I’m often asked how to spray a butterscotch guitar body so thought I’d put together a bit of a tutorial.
Please note that I do not offer a refinishing service.
The body I’m using is by Guitar Build who offer a range of CNC machined guitar bodies. I’m very impressed with the accuracy of the shape, which even includes a “router’s hump” for vintage fans. It is two piece, centre joined and a reasonable weight. One piece bodies are available.
I can’t stress enough how preparation is key to a good result. Every stage in painting relies on the previous one being done right. It’s not difficult, it just takes care and patience, and the results are worth the effort.
The first step to finishing a guitar is to sand the wood to make sure every surface is flat and free from ripples and imperfections. Remember that you can’t make a guitar body flat when finished if it doesn’t start out flat. Any holes must be filled before proceeding. Use P240 grit paper and a flat block, moving along the grain and sand thoroughly until you are satisfied your surfaces are smooth. Don’t forget to sand the edges of the routs smooth too as they often have a fuzzy edge straight out of the machine.
The next step is to fill the grain. I’ve already covered grain filling in a previous post, so won’t show the details again but I will say that if you don’t fill the pores in the wood, you will get pin-holes which will spoil your finish.
Once the filled body has been sanded with P320 grit sandpaper it should feel very smooth to the touch and it will be ready for the next step, sanding sealer.
You should spray 2 or 3 coats of sanding sealer. The purpose of sanding sealer is to give you a perfectly smooth, non-porous surface for the lacquer.
I just laid the body flat, sprayed the front and sides, let it dry, flipped the body over and sprayed the back and sides. The sealer only takes an hour or so to be hard enough to handle.
Sand the sealer using a flat block and P320 sandpaper. You should end up with a matt appearance all over the body. If you have any shiny areas then they are low spots and you shouold spray another couple of coats of sealer, allow to dry and sand again.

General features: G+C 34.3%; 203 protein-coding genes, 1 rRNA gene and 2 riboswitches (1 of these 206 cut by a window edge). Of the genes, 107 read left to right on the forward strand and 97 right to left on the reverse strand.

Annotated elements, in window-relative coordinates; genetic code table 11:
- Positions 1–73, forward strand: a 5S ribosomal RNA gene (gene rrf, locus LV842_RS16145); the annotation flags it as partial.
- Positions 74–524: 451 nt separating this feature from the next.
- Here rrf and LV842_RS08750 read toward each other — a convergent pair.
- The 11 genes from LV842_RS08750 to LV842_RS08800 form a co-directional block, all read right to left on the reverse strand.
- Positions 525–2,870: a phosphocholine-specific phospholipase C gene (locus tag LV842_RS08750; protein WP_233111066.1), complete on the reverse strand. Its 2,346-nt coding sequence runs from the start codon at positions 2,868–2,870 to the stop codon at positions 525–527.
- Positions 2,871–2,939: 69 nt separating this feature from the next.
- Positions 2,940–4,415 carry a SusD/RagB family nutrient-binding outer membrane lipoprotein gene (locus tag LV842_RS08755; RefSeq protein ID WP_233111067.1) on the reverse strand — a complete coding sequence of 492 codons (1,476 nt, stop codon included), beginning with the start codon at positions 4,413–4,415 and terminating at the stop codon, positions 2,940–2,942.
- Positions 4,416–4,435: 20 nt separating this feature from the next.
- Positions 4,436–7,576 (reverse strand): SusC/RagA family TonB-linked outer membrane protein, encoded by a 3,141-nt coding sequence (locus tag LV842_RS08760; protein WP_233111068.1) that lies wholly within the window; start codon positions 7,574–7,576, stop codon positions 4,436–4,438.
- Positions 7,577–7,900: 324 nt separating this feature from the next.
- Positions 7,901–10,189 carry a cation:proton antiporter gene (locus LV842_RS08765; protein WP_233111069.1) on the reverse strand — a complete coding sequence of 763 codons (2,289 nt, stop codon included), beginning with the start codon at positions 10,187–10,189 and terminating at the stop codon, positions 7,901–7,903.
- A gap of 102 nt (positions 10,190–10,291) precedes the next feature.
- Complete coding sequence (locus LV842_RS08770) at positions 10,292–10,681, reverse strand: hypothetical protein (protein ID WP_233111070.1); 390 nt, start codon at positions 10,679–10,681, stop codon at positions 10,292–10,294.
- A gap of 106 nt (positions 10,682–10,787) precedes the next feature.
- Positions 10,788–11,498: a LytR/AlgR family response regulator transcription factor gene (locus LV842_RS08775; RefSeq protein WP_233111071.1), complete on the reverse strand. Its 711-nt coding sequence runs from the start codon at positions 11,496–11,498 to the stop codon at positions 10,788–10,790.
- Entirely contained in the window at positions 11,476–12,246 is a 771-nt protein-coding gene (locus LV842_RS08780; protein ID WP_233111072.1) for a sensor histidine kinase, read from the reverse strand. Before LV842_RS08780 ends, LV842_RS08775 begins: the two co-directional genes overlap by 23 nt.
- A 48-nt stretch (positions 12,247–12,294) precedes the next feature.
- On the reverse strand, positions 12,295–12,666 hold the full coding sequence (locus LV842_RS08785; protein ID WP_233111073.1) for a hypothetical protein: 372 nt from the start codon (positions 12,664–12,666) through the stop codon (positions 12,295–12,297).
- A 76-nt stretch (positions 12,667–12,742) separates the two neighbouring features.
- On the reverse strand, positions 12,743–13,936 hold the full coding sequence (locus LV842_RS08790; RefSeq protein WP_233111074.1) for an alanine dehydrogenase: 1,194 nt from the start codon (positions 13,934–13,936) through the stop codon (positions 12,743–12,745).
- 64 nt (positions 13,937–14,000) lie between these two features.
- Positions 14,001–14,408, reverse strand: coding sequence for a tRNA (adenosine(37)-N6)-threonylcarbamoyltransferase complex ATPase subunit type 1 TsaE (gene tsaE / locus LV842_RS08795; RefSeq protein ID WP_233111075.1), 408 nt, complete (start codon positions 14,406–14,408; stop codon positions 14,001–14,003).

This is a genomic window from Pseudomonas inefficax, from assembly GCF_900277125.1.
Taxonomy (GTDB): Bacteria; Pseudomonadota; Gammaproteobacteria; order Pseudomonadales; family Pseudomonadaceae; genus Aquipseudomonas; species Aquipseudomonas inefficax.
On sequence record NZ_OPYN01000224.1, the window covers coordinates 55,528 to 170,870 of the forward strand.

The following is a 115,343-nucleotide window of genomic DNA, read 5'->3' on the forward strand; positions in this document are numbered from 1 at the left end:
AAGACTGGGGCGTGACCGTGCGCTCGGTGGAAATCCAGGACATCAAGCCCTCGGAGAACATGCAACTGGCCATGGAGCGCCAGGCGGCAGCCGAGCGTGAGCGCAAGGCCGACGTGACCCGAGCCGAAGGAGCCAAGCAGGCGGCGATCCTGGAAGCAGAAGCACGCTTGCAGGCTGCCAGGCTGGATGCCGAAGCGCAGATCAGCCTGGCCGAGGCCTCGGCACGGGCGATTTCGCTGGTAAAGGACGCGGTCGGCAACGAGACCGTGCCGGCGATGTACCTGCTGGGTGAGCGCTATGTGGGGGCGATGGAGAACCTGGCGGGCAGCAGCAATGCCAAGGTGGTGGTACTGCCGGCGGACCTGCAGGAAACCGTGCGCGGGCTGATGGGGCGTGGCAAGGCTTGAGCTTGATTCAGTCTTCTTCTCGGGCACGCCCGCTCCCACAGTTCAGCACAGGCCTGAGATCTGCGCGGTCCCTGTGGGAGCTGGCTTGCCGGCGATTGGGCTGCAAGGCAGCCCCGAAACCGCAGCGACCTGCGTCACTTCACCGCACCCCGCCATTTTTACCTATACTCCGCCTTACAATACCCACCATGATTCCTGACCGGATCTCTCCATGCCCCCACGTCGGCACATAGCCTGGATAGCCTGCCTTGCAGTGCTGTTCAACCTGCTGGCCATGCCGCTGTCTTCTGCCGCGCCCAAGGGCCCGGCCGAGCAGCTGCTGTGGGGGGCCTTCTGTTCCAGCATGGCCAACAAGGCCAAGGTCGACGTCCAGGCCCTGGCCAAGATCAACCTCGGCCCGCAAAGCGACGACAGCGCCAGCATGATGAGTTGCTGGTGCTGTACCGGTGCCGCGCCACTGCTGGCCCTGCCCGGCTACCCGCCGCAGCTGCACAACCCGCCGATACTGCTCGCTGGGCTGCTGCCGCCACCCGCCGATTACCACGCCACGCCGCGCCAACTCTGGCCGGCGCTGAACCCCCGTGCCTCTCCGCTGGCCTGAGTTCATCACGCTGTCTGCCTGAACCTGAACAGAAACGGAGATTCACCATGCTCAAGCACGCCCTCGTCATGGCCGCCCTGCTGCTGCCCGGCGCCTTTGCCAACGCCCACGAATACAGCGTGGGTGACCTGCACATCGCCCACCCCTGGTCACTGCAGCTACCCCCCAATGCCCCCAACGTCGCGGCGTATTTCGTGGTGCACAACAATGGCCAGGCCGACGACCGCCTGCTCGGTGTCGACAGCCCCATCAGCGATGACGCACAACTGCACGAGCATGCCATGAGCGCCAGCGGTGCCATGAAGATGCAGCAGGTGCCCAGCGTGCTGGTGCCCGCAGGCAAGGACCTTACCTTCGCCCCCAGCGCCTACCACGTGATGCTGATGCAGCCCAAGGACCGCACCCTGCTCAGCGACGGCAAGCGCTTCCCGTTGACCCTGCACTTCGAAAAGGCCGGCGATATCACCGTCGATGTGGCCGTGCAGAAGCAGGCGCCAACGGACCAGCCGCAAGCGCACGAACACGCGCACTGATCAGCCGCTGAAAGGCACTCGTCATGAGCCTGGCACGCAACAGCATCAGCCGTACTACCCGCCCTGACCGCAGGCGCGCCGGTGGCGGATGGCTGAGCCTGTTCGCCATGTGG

Low spots, which I’ve tried to show in the photo (the darker areas) generally appear in the more porous parts of the wood, which are softer and prone to sanding more easily than the denser, harder areas.
The picture shows how it should look. You can see the grain filler (the lighter spots) in the pores of the wood. You can see too that the grain filler has coped with a small imperfection on the edge of the body.
The sealing process took about half a can of my nitrocellulose sanding sealer.
Once you are happy that the body is perfect it’s time to apply the lacquer.
Inspect your sanded guitar body and make sure that it’s ready for the butterscotch lacquer. Give it a final sand if necessary and lightly wipe it down with a tack cloth. Now is also a good time to clean out the ferrule holes on the back of the body.
There are a few different ways to support the guitar body whilst spraying. You can hang it from a hook through a neck mounting screw hole or you can fasten a length of wood or metal through the neck screw holes to act as a handle.
I used a third method, and the one that Fender used up until 1965 of using nails as legs. There is an account of this on the Vintage Fender website.
I have supported the body on a small box so that the sides are clear of the work surface.
Note how I spray in overlapping lines, starting and stopping the spray at the start and end of each pass. Each coat consists of two or three complete passes of the spray and dries in minutes.
See how my aerosol can follows the curves of the sides, especially in the cutaway. Also the way I start and end each pass so that there are no hard edges and each pass blends with the next.